Fitter even has a list of the flowering plants and ferns recorded from bombsites: I note that 88% of them had rosebay willowherb as a feature. What a sight it must have been with all those cerise flowers painting the debris! And there are also the absences: not a single mention of rose-ringed parakeets, for example, nor of collared doves, but much talk of the house sparrows in St James’s Park. I also remember the clouds of little birds that would settle on the head and arms of one particular man who used to feed them. How much things change, and how fast! And how precious are the creatures and the plants that remain.

Coltsfoot on a bombsite

 

 

 

 

6 thoughts on “Friday Books – London Flora and Fauna

  1. Anne

    A fascinating glimpse of the guides you find so useful. We take a box filled with books about trees, flowers, birds, animals and even rocks when we (used to!) journey around the country. It is great to learn about nature when you are actually confronted by something you wish to read about in the field.

    Reply
    1. Bug Woman Post author

      Yep, I love that moment of connection when you identify a creature or a plant, or see some behaviour that you’ve only read about!

      Reply
  2. FEARN

    Loving your delving into your bookshelves.

    There is a delicious irony that city dwellers have become the most enthusiastic custodians of our natural heritage. Urban gardeners are credited with doing as much if not more for bee diversity than our country cousins.

    Your choice of yew reminds me of our 2018 trip to see the Fortingall Yew (which has claims to being the oldest living thing in the UK if not Europe.

    (Line 4 of your post seems to have gone AWOL, but your intention is still clear.)

    Reply
    1. Bug Woman Post author

      I think the big problem in the countryside is the monoculture in many areas, the cutting down of hedgerows, the pesticides and the more efficient harvesting, plus the complete impoverishment of the soil, though I do see individual gardeners and farmers going to extraordinary lengths to try to put things right. But yes, there was a recent study that said that there was more biodiversity in suburban areas now than in ‘the countryside’ per se.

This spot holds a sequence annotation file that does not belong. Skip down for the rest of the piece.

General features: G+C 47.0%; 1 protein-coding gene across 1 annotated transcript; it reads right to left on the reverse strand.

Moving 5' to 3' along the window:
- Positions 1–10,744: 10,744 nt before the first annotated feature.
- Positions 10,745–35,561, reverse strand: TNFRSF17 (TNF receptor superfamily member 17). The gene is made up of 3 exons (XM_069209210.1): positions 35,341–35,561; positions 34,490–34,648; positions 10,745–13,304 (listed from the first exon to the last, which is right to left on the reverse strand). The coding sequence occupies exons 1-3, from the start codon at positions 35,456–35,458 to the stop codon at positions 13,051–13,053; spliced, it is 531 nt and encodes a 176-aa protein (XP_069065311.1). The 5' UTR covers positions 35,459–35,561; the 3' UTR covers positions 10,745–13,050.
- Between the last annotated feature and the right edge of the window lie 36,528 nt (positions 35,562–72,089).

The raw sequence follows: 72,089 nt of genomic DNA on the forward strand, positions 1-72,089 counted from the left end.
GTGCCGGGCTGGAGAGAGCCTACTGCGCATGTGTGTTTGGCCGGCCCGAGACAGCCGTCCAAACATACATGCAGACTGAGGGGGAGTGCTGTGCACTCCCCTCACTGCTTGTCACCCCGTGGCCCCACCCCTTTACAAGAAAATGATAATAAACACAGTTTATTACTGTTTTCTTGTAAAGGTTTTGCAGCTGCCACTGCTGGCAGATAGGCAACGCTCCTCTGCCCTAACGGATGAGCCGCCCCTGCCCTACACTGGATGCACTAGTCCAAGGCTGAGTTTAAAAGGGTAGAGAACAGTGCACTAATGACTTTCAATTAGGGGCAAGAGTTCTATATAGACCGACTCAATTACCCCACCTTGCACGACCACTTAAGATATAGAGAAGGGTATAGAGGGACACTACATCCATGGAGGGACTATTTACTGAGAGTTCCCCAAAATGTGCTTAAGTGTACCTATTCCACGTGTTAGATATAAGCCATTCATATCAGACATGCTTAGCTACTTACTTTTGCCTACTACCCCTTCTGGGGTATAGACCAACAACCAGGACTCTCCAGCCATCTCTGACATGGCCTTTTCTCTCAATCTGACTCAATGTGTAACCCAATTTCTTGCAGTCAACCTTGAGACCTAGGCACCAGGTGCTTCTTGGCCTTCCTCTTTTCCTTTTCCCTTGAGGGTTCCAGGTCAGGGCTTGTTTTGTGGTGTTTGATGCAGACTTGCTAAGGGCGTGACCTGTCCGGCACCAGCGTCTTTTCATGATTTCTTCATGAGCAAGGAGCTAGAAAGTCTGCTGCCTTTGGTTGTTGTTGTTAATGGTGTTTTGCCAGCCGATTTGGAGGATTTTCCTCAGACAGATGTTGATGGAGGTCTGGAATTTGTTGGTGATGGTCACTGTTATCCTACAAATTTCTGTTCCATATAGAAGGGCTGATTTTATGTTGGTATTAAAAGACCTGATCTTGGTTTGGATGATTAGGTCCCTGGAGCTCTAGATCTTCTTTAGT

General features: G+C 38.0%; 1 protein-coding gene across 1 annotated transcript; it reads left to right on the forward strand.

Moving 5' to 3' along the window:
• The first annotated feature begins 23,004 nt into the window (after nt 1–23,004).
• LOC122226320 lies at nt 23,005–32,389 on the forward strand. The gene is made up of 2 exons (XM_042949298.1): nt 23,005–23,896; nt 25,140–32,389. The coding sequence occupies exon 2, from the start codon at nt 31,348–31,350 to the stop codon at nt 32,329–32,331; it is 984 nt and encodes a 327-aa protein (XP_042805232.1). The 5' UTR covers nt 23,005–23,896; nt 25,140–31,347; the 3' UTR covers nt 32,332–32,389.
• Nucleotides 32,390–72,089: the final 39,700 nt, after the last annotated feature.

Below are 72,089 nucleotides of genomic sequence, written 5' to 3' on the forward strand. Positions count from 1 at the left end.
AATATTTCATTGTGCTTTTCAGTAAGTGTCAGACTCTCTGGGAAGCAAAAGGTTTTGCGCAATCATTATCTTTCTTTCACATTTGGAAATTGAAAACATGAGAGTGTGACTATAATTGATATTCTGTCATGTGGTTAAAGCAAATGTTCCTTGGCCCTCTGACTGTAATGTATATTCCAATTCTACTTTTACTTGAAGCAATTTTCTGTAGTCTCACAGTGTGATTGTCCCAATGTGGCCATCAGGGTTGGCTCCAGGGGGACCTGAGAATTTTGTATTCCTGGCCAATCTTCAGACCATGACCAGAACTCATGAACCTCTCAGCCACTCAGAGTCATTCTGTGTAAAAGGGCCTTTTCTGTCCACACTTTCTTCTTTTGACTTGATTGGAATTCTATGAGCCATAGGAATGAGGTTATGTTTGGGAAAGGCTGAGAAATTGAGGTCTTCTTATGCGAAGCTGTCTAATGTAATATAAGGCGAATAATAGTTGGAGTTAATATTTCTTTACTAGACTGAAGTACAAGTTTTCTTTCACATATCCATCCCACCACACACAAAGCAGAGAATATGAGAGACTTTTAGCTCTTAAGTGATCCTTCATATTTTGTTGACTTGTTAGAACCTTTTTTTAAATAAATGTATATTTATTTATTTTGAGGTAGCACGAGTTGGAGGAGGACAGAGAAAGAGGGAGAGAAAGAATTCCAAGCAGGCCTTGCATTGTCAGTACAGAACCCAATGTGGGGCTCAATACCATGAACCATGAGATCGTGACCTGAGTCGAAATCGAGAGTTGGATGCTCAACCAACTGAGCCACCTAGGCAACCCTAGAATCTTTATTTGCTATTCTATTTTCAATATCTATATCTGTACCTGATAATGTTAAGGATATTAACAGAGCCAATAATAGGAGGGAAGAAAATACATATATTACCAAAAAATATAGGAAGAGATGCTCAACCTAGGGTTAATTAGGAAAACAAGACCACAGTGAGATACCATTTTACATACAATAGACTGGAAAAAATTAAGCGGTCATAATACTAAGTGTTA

I would love to see the Fortingall Yew! The Totteridge one is thought to be over a thousand years old, but I think it’s a junior compared to the Fortingall Yew.

      Thanks re the typo, I will have a look and see if I can remedy it…

      Reply
      1. FEARN

        Just to mention that the Fortingall Yew is more like a ring of trees because the middle has died back. This process was accelerated by people setting fires and otherwise abusing the landmark.
        Protecting fortifications have been built around it, rather detracting from it’s naturalistic setting. The disparate parts still share their root system. I am reminded of Merlin’s oak tree in Carmarthen which ended up as a blackened stump in the middle of a busy road. It had metal bands around it to protect it as the belief was that disaster would befall the town (or probably all of Wales) when the tree fell.

      2. Bug Woman Post author

        The Totteridge Yew is hollow too – I think I read somewhere that trees often lose their heartwood because it’s something of a liability, but I forget the details. It’s always interesting to see how ancient trees are both abused and protected – I’ve seen some ancient oaks that are pretty much held up by metal struts, and protected by spiked fences. Interesting how our ancient beliefs about trees are both ignored and upheld…